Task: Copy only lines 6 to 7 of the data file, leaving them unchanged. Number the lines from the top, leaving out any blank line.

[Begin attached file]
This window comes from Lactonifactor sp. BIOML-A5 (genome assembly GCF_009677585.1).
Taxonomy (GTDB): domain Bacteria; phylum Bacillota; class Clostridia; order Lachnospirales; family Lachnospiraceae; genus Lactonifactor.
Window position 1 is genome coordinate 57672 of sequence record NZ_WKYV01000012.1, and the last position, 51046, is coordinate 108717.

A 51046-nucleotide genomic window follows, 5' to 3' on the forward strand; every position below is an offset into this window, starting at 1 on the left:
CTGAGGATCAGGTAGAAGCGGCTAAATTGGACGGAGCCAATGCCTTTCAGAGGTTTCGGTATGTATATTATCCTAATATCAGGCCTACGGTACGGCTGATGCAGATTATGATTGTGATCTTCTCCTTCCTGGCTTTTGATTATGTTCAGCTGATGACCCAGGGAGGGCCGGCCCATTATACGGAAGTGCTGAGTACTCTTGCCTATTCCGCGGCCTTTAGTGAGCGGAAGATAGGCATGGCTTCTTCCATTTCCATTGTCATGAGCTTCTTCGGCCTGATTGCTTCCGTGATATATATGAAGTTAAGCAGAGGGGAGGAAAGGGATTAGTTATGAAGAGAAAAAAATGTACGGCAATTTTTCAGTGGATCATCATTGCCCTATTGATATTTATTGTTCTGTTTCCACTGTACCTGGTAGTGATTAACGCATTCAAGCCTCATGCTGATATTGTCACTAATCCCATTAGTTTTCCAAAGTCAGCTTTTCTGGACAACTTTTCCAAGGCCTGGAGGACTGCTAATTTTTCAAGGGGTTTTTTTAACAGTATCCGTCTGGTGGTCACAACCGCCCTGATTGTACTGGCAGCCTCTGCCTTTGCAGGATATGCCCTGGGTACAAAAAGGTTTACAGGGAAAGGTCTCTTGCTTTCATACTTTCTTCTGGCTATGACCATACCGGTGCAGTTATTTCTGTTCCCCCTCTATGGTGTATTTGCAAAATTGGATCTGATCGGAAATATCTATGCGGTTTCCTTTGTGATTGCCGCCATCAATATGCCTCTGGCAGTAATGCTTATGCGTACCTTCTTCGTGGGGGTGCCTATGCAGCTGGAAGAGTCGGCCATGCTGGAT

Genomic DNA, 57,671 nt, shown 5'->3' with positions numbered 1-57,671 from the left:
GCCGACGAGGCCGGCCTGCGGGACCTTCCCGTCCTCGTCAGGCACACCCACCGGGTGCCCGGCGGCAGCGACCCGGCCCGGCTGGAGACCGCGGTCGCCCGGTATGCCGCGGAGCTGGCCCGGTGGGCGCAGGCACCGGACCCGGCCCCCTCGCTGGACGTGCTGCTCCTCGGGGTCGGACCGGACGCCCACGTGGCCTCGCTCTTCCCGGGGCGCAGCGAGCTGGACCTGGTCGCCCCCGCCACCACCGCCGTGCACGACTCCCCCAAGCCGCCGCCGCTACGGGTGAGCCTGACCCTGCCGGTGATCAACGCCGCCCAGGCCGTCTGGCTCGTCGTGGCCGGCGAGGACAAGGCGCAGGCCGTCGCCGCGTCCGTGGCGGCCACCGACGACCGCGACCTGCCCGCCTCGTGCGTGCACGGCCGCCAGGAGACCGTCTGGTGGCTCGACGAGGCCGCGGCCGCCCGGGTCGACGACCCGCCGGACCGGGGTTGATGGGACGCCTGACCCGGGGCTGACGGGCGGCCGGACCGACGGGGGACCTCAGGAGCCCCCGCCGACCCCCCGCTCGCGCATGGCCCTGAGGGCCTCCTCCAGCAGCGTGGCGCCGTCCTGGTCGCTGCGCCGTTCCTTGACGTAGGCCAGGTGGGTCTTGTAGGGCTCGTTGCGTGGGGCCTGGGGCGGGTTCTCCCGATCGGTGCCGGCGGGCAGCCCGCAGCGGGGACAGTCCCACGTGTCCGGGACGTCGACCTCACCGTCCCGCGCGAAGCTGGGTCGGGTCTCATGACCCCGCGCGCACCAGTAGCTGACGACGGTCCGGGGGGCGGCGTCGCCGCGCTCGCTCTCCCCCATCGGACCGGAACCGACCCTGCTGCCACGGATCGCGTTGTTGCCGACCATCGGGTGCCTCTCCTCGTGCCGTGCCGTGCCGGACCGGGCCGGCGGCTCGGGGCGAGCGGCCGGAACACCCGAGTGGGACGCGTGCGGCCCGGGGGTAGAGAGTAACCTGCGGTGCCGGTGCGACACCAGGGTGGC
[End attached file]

Genomic DNA, 57,671 nt, shown 5'->3' with positions numbered 1-57,671 from the left:
GCCGACGAGGCCGGCCTGCGGGACCTTCCCGTCCTCGTCAGGCACACCCACCGGGTGCCCGGCGGCAGCGACCCGGCCCGGCTGGAGACCGCGGTCGCCCGGTATGCCGCGGAGCTGGCCCGGTGGGCGCAGGCACCGGACCCGGCCCCCTCGCTGGACGTGCTGCTCCTCGGGGTCGGACCGGACGCCCACGTGGCCTCGCTCTTCCCGGGGCGCAGCGAGCTGGACCTGGTCGCCCCCGCCACCACCGCCGTGCACGACTCCCCCAAGCCGCCGCCGCTACGGGTGAGCCTGACCCTGCCGGTGATCAACGCCGCCCAGGCCGTCTGGCTCGTCGTGGCCGGCGAGGACAAGGCGCAGGCCGTCGCCGCGTCCGTGGCGGCCACCGACGACCGCGACCTGCCCGCCTCGTGCGTGCACGGCCGCCAGGAGACCGTCTGGTGGCTCGACGAGGCCGCGGCCGCCCGGGTCGACGACCCGCCGGACCGGGGTTGATGGGACGCCTGACCCGGGGCTGACGGGCGGCCGGACCGACGGGGGACCTCAGGAGCCCCCGCCGACCCCCCGCTCGCGCATGGCCCTGAGGGCCTCCTCCAGCAGCGTGGCGCCGTCCTGGTCGCTGCGCCGTTCCTTGACGTAGGCCAGGTGGGTCTTGTAGGGCTCGTTGCGTGGGGCCTGGGGCGGGTTCTCCCGATCGGTGCCGGCGGGCAGCCCGCAGCGGGGACAGTCCCACGTGTCCGGGACGTCGACCTCACCGTCCCGCGCGAAGCTGGGTCGGGTCTCATGACCCCGCGCGCACCAGTAGCTGACGACGGTCCGGGGGGCGGCGTCGCCGCGCTCGCTCTCCCCCATCGGACCGGAACCGACCCTGCTGCCACGGATCGCGTTGTTGCCGACCATCGGGTGCCTCTCCTCGTGCCGTGCCGTGCCGGACCGGGCCGGCGGCTCGGGGCGAGCGGCCGGAACACCCGAGTGGGACGCGTGCGGCCCGGGGGTAGAGAGTAACCTGCGGTGCCGGTGCGACACCAGGGTGGC